One explanation for the slow awakening to the role of NTDs is that their mortality is generally low and they often present with only subtle symptoms that hamper assessment of their burden. For example, hookworm infection and schistosomiasis are leading causes of anaemia[5, 6] that can result in delayed cognitive development, poor school/work performance and impaired growth[7–9]. In addition, lack of sufficiently sensitive diagnostic tools undermine reliable assessments of prevalence and intensity of disease[10, 11], and this weakness becomes acute in areas where disease control has progressed significantly since the combination of low levels of infection and low prevalence produces a negative bias. Ignorance of the real situation leads to faulty impact estimates, sometimes leading to redirected control activities and re-emergence of disease. All this conspires to keeping us in the dark with respect to chronic afflictions, which only become manifest long after infection.
To some extent, the pathological ramifications induced by the NTDs remain unknown since there are few studies on how concurrent infections influence each other. Not only do morphological similarities between some parasites (and/or their eggs) blur the diagnostic picture, the dearth of representative samples due to interactions between parasite species adds to the difficulties in assessing the impact[12, 13]. Frequency of infection and specific characteristics of multi-parasitism are seldom available in routinely collected data and this leads to ill-defined morbidity assessments. For example, the spatial overlap between tuberculosis (TB), malaria and infections by the human immunodeficiency virus (HIV) on the one hand, and the NTDs on the other, marginalizes the impact of the latter group. In addition, the influence of animal reservoirs on the epidemiological profile of diseases such as the food-borne trematode infections (FBT) and the cestode infections is often overlooked, but general evidence provided by the veterinary public health sector suggests that the human dimension of many zoonotic infections is strongly underestimated.
The goal of HIS is to produce quality and timely information for evidenced-based decisions and interventions. However, HIS is generally weak in the developing world since donors tend to rely more on national surveys and also still favour a vertical approach, while the key for sustained progress is to enhance the entire system rather than focus on individual diseases. However, the MDGs have ushered in an unprecedented demand for health information, while current administrative decentralization has led to increased reporting requirements and performance-based resource allocation. Since critical analysis and assessment of appropriate policies and strategies need a well-functioning HIS department, strengthening of human resources and coordination/integration of data collection is essential. Support is particularly important as the developing countries generally lack public health capability and are not equipped to deal with the many problems threatening their progress. Stimulation of policy research facilitating the control of diseases of regional importance is a question of overriding importance in convincing national governments to strengthen their own HIS capabilities and to better orientate their control programmes towards public health activities that can be sustained. To gain the upper hand in controlling the NTDs, the tools of recognition and discovery such as diagnostics, geospatial sciences and health metrics should be emphasized. This approach must go hand in hand with strengthening surveillance and the establishment of an early warning system (EWS) approach with respect to infectious diseases[16, 17]. However, progress needs also to be linked to cross-cutting themes such as socioeconomic issues and matters of more general impact, for example, climate change. From the human resource point of view, training and broadening of capacity should be strengthened accordingly.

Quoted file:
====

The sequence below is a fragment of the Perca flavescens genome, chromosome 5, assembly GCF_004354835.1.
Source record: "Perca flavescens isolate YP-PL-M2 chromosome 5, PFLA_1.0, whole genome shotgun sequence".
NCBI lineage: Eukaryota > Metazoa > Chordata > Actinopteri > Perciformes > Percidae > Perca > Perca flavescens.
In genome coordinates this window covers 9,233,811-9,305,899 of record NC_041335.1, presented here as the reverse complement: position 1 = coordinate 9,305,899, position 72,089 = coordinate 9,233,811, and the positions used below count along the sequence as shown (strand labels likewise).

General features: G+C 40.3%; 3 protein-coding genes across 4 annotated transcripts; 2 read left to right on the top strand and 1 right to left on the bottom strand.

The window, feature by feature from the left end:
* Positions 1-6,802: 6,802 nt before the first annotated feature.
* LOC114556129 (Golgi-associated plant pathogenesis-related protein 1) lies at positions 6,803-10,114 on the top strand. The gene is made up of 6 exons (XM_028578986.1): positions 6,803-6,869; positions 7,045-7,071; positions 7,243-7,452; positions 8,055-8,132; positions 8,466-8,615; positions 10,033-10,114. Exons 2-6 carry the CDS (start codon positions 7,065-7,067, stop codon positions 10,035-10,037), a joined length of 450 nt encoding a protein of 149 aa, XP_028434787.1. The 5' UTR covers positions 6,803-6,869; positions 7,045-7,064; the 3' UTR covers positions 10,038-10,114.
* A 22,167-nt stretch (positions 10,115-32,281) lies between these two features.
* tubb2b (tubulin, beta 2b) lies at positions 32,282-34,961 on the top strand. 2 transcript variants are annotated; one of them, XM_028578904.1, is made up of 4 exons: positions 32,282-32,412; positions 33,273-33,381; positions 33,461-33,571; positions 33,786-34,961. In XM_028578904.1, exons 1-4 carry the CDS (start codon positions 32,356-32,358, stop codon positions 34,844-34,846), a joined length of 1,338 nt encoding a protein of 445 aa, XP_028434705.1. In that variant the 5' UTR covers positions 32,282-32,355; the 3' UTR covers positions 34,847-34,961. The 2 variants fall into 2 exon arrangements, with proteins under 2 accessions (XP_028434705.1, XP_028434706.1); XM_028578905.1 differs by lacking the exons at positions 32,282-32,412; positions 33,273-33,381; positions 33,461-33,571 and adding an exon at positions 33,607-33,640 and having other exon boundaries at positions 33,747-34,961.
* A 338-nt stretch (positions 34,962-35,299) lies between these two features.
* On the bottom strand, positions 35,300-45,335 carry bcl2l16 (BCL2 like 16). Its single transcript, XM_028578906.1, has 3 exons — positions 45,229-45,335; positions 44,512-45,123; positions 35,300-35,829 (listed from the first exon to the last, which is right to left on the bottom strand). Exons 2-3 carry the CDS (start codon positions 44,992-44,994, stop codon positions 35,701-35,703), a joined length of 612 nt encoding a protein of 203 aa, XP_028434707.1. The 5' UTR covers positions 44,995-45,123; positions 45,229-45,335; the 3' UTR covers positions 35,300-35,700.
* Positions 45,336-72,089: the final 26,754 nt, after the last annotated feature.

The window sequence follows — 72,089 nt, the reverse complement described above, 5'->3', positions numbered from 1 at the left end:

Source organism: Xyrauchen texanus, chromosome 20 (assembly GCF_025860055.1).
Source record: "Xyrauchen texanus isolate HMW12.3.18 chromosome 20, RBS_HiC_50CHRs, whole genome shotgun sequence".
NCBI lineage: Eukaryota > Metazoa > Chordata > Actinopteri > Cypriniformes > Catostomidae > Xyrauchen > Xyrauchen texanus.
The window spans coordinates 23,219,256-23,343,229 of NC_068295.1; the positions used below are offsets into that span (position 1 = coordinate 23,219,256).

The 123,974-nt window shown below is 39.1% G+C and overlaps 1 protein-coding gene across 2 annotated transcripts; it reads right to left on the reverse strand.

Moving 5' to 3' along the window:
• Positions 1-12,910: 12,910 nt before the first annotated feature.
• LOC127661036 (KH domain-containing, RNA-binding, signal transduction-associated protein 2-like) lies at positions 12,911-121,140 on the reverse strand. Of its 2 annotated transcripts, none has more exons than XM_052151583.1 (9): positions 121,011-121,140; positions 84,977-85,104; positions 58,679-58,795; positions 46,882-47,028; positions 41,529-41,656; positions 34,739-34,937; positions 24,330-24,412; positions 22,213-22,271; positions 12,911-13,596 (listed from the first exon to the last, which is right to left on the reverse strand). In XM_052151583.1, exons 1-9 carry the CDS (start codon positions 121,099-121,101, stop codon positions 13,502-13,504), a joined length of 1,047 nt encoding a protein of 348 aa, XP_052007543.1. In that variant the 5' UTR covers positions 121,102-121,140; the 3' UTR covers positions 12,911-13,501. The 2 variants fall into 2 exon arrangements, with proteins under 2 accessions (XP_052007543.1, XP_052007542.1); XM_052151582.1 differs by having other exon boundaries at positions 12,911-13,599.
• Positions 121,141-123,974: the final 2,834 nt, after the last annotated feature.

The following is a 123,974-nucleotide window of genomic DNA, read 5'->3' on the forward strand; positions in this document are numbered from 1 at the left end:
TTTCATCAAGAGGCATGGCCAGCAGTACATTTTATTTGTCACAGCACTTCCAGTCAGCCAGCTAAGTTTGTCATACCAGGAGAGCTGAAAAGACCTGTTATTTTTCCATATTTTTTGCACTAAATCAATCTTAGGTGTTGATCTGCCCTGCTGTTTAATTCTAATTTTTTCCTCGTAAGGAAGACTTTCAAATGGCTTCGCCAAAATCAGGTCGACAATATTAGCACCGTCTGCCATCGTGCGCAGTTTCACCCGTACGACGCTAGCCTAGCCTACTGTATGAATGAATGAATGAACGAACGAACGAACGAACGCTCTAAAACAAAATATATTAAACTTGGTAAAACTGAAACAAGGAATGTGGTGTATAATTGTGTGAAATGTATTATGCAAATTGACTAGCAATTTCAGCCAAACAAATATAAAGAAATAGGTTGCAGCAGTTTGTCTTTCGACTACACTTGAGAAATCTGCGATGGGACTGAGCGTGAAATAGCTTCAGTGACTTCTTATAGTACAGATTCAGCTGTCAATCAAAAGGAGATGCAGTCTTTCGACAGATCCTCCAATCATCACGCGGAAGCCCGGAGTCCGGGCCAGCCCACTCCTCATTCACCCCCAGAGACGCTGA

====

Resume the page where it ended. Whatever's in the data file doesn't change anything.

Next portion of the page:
Some diseases are becoming eliminated in parts of the world, but the risk is that they re-emerge if not carefully monitored. Notably, China plans to eliminate schistosomiasis and malaria by 2020. This should produce a substantial increase in human welfare, underpin socio-economic growth and create a virtuous circle leading away from vulnerability. However, sustained success requires strong emphasis on surveillance. An approach utilizing well-designed informatics platforms has the potential to improve support systems and strengthen control activities as these can rapidly locate high-risk areas and retrieve all important data needed as well as provide detailed, up-to-date information on the performance of any ongoing control programme. Interestingly, the application of geographical information systems (GIS) and remote sensing from satellites are transforming epidemiological thinking into research agendas that offer solutions leading to the development of integrated systems for disease control and surveillance. HIS has an important role to play in the development and implementation of surveillance and prediction of risk areas. In this connection, computerized informatics platforms based on geospatial technology should be considered. Indeed, open-source software platforms have been developed and used for risk assessment for two NTDs: dengue in Argentina and schistosomiasis in China. The former includes environmental, viral, entomological and social information for about 3,000 cities in that country. It updates regularly risk vectors for each locality according to the European Space Agency standards for space informatics and provides also specific maps modelling the dengue risk inside selected cities. The Chinese approach, focused on schistosomiasis risk, was developed by combining spatial data from Google Earth software with a GIS package, bundling the separate modules together with an Internet connection into a well-functioning ‘WebGIS’ system. These platforms are primarily aimed at becoming a dynamic tool for surveillance and response for health managers. The approach is very versatile in the sense that it provides evidence-based, near real-time disease status for many users simultaneously, thereby providing rapid information-sharing at all levels of decision-making and facilitating rapid point-of-care response.